Generally speaking, rights and responsibilities seem to go hand-in-hand. Yet in the discourse of human rights, there is seldom talk of human responsibilities - although human rights are in a sense responsibilities of the State towards its citizens.
On the one hand, this makes sense, because to establish a set of human responsibilities to be taken as seriously as human rights would mean essentially coercing certain behavior out of citizens, rather than merely providing them with a platform for self-realization, as human rights do. It seems, however, that the quality of a society is not dependent merely on the freedom of its members, but also on their involvement and consideration for one another. Given this consideration, I am curious as to whether any philosophers have elaborated on a theory of "human responsibilities", to complement our current human rights scheme. If so, what do these responsibilities look like?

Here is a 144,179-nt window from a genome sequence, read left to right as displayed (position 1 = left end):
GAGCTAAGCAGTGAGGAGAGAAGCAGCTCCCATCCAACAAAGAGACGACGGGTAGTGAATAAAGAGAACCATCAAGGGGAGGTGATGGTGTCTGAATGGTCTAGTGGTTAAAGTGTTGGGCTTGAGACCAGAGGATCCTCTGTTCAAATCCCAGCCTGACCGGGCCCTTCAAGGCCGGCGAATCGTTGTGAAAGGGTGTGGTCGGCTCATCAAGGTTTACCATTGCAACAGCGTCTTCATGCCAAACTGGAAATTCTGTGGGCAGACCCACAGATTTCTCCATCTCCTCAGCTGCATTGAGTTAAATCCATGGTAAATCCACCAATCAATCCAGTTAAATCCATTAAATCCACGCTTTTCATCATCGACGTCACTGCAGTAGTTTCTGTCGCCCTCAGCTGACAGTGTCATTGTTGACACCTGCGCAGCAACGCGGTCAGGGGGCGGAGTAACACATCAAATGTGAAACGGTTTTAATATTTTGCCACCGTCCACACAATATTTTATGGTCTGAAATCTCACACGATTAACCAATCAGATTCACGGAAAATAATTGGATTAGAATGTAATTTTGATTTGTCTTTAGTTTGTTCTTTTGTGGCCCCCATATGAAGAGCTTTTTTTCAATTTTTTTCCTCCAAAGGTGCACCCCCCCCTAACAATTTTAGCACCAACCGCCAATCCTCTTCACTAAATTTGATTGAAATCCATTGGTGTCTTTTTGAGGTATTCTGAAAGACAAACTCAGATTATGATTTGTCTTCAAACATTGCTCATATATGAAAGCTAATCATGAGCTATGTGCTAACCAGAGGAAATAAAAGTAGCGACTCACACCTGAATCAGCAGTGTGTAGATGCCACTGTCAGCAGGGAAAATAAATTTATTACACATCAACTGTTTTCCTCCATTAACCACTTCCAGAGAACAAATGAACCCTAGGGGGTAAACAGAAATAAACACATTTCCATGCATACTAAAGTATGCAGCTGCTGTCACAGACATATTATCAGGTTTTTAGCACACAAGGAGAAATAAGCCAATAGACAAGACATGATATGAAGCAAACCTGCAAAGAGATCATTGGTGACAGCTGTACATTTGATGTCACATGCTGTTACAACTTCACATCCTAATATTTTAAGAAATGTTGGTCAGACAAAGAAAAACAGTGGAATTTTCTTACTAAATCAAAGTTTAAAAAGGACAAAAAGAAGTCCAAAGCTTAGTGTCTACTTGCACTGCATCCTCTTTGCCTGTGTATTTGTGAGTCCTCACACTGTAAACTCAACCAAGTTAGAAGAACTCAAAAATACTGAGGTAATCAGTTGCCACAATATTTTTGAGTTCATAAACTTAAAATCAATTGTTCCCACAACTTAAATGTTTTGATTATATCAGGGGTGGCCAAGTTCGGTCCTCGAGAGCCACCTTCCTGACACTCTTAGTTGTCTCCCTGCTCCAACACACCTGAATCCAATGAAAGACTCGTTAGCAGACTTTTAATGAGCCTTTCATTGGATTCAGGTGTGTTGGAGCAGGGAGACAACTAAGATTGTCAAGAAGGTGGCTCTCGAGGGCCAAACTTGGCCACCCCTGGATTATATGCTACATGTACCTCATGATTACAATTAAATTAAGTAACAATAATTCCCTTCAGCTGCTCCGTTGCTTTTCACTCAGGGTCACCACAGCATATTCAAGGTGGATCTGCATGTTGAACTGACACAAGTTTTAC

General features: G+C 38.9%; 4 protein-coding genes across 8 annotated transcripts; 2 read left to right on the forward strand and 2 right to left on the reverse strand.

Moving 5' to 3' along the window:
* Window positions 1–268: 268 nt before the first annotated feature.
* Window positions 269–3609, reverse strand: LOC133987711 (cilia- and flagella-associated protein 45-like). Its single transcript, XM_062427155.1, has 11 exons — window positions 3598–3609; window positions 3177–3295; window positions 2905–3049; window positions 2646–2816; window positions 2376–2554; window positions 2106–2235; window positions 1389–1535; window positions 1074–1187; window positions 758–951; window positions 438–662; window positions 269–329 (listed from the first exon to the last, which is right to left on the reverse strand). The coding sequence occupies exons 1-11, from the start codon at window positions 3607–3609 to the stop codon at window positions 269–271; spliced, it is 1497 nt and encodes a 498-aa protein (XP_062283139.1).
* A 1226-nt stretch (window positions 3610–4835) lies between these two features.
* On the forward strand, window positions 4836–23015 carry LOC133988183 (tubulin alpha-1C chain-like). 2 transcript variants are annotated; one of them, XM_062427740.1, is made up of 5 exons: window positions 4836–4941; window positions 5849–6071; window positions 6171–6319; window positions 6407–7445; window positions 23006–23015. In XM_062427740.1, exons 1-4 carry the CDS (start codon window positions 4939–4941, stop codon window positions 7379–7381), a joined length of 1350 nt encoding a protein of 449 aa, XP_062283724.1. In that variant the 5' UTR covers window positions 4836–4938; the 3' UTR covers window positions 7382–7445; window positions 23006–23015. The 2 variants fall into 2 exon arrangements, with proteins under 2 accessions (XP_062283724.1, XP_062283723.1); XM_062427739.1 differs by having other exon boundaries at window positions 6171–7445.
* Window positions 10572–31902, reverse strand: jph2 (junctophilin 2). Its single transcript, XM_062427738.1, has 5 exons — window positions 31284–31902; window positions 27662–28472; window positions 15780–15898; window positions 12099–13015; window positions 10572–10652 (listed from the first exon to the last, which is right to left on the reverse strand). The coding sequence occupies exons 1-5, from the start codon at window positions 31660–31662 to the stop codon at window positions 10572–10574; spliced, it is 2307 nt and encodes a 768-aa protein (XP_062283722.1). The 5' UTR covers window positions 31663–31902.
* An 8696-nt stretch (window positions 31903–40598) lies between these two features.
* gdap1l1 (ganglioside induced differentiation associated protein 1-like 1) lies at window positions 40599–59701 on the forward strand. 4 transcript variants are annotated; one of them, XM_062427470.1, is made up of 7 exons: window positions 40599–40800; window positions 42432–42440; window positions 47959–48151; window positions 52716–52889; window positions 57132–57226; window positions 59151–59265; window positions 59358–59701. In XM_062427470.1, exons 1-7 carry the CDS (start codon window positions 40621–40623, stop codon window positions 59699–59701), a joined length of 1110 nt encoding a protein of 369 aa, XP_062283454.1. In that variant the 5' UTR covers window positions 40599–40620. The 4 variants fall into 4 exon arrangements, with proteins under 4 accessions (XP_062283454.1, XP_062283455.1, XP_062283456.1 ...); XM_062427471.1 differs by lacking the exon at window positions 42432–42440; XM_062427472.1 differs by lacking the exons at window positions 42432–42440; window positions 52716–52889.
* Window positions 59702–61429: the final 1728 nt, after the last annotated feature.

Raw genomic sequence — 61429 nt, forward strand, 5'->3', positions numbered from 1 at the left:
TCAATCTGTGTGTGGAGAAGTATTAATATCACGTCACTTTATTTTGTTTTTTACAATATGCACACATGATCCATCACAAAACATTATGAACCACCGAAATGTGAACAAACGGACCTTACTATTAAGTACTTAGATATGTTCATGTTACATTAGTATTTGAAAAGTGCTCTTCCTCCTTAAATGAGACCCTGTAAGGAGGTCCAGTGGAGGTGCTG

Here are a few things you might want to look at. In 1997, the InterAction Council drafted a UniversalDeclaration of Human Responsibilities, see www.interactioncouncil.org/ In 2002 the Fundacion Valencia Tercer Milenio published a Declaration of Responsibilities and Human Duties, available at http://globalization.icaap.org/content/v2.2/declare.html Somewhat more detailed and useful are some of the General Comments produced under the auspices of the United Nations (see http://www1.umn.edu/humanrts/gencomm/econ.htm). As one example, see General Comment 14 on the human right to the highest attainable standard of health. Onora O'Neill has long written about the need to achieve greater clarity on who is required by human rights to do what for whom. See her books Towards Justice and Virtue and Bounds of Justice . And, if it's permissible, I'd also mention my own book World Poverty and Human Rights: Cosmopolitan Responsibilities and Reforms.